The Story of Edgar Sawtelle by David Wroblewski

November 13th, 2008 at 5:12 pm

The Story of Edgar Sawtelle

I wanted to read this book immediately upon its release because of its glowing reviews and its canine content. From what I was able gleam, it seemed a book I could get into.

Then Oprah chose it for her book club.

Now, I don’t really have anything against Oprah nor her book club, I think any mode of getting people excited about books and reading is a good thing, but why do I feel pangs of embarrassment for reading an Oprah book club pick? Why do I feel more affiliation with Jonathan Franzen, who snubbed her? Why am I still bothered by all that silliness over James Frey?

But I picked it up regardless.

The title is “The Story of Edgar Sawtelle.” Most books, regardless of content, whether a financial self-help volume or even a cooking guide, are stories. So why must this one declare itself a “story” in the very title? The publisher even declared it “A Novel” on the cover, a common practice, and one increasingly necessary in this touchy, post-James Frey world we live in.

But Edgar Sawtelle (which I like to think is pronounced Suh-telly) is a novel, completely made up by David Wroblewski, a man who displays significant expertise in, among other things, the likes of dogs, dogs training, dog birthing, dog breeding, canasta, and sign language. The book, all 562 pages of it, is rich in life, full of the minute details and abstract psychology that we seem to miss in our everyday lives but is such a part of life. I was again and again impressed by how powerfully Wroblewski imagined the stirring aspects of communicating in sign language, the methods of dog training, family dynamics, a young boy’s daring coming-of-age, and the inner lives of dogs. But a cerebral, psychological novel this is not. It is full of action, narrative, suspense, and mystery.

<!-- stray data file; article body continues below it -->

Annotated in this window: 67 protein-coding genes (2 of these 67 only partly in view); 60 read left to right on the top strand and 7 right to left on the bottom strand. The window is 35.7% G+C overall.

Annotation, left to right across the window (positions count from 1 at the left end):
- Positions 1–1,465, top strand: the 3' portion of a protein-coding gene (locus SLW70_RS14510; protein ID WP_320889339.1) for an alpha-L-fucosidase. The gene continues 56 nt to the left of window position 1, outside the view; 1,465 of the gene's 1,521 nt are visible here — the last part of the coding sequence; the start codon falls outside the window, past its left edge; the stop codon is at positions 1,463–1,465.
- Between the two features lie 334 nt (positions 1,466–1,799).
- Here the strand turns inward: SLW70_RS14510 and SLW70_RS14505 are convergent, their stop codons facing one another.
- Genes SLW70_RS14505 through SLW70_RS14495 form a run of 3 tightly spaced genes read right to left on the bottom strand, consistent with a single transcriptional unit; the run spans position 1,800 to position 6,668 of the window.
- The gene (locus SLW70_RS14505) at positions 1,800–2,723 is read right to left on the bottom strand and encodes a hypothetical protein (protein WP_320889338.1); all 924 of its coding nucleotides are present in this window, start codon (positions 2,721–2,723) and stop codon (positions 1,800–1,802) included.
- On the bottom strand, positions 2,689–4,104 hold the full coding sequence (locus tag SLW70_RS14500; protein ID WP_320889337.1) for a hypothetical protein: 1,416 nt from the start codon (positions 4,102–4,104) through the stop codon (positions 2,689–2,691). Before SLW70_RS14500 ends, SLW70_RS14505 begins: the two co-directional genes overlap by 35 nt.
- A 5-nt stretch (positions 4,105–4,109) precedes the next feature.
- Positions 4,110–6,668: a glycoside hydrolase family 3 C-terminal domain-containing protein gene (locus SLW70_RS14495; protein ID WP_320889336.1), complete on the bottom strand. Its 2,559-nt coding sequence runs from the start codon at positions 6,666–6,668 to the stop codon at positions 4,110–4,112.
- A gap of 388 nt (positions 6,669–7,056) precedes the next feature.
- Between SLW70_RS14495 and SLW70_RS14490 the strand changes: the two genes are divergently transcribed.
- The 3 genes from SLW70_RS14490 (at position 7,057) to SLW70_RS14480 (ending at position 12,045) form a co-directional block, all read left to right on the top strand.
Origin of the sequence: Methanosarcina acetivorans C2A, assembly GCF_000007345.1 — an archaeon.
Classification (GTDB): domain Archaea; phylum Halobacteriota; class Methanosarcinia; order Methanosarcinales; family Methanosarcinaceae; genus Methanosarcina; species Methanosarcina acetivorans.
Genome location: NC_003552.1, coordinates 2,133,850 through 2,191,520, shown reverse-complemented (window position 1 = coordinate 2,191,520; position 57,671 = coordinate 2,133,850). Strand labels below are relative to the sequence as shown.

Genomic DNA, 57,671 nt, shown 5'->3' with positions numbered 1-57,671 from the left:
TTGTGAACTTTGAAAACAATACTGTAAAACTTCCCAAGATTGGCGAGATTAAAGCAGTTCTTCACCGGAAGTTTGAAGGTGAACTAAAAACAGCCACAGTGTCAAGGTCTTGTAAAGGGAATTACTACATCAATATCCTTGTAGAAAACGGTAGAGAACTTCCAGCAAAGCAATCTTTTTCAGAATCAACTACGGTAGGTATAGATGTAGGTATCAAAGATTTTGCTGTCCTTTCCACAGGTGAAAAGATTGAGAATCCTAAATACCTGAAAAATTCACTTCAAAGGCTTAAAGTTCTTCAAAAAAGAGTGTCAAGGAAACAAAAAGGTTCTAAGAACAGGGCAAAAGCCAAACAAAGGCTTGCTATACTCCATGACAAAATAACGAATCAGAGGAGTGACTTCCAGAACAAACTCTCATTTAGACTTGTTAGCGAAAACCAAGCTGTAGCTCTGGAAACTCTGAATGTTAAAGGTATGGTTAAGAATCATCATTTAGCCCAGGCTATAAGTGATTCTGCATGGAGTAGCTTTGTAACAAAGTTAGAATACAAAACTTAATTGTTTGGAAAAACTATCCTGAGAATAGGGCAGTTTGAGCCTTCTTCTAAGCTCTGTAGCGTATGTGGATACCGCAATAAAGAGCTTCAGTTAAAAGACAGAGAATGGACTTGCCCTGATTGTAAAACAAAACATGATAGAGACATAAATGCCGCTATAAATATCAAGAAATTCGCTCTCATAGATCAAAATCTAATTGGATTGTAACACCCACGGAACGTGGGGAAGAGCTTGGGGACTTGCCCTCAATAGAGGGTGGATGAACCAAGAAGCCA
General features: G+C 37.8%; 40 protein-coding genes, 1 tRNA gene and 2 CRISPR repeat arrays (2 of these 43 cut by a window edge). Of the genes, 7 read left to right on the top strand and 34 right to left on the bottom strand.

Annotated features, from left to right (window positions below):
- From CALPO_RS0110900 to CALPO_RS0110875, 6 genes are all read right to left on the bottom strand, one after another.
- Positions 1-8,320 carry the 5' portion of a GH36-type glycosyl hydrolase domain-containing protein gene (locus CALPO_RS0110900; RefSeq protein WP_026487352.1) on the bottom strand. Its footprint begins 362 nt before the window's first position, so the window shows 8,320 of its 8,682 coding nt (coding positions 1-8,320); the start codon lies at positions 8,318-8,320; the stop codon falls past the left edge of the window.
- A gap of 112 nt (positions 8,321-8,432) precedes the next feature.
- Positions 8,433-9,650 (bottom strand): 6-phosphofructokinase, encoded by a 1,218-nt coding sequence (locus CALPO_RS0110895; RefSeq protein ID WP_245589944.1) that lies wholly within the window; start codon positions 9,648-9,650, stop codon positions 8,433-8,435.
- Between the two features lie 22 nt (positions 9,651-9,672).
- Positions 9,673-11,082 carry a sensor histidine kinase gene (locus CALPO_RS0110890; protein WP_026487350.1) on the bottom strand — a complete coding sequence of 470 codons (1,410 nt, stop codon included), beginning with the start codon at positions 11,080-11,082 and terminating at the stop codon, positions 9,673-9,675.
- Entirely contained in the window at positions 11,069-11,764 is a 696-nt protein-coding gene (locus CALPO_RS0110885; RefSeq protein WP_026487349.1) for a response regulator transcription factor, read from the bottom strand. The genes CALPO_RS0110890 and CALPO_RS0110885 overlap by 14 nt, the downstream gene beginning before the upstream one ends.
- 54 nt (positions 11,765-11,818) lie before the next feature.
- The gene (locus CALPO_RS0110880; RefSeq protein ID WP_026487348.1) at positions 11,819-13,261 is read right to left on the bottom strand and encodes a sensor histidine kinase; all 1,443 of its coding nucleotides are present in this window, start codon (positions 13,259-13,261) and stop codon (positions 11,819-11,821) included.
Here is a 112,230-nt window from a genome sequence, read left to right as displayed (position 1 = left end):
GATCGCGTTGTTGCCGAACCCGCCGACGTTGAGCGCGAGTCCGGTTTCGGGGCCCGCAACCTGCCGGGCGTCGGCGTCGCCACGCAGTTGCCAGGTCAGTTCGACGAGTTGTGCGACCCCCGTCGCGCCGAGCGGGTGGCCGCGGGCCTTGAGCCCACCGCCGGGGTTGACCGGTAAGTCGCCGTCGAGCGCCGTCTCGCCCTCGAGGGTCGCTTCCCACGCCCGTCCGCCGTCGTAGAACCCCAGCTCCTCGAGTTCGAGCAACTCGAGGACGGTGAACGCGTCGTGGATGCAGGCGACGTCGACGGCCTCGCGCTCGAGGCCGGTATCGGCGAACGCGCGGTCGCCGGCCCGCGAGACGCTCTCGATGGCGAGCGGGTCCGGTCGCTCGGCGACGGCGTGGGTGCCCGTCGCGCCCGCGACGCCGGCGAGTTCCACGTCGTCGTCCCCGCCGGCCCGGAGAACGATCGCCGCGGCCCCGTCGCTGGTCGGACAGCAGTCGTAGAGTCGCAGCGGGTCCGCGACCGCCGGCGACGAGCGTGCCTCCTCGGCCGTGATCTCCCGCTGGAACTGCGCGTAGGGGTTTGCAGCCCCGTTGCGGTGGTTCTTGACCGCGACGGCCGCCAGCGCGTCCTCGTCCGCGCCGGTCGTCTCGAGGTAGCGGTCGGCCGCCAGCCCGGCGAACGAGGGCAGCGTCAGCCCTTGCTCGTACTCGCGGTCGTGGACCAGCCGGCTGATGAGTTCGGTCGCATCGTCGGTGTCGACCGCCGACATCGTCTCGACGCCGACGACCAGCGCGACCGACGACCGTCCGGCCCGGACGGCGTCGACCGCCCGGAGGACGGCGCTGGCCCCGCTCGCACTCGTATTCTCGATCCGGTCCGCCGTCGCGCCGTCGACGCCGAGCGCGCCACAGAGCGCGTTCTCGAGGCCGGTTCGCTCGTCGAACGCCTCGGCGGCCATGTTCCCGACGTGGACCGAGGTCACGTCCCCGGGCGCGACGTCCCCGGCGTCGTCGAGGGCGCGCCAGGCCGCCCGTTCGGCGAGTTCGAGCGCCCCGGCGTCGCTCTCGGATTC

There are fantastic images and sequences of dog training. One in particular in which our young protagonist teaches his young pups to instruct each other. A dog owner myself, I was inspired.

Wroblewski’s style is a classic, straightforward approach that does not draw attention to itself like so much postmodern charm with its neon nouns and gyrating gerunds. But rather, it is a quiet style that reveals itself only after you realize you’ve read 8 chapters and your cell phone is chiming with text messages from friends wondering “where u at?”

Such ease and pleasurable reading is why I think Wroblewski declared Edgar Sawtelle “a story.” Because it harkens back to a more traditional mode of telling stories, ones told around campfires and to children and through generations of cultures in order to teach, inspire, explain, and entertain. It is a conventional method of storytelling, not one obsessed with the formalist intricacies of the words themselves but how they can be used to evoke and share.

Books such as this often get lumped into unfortunate schemas such as “beach reading” and “pleasure reading” because they easily reward their readers with entertainment and satisfaction. And Edgar Sawtelle may very well become one of these books, a Titantic of books, a work immediately praised with monetary success and industry awards, but quickly fades away into forgotten shelves of past excitement.

Only time will tell. And by then, hopefully Wroblewski will have written four more.

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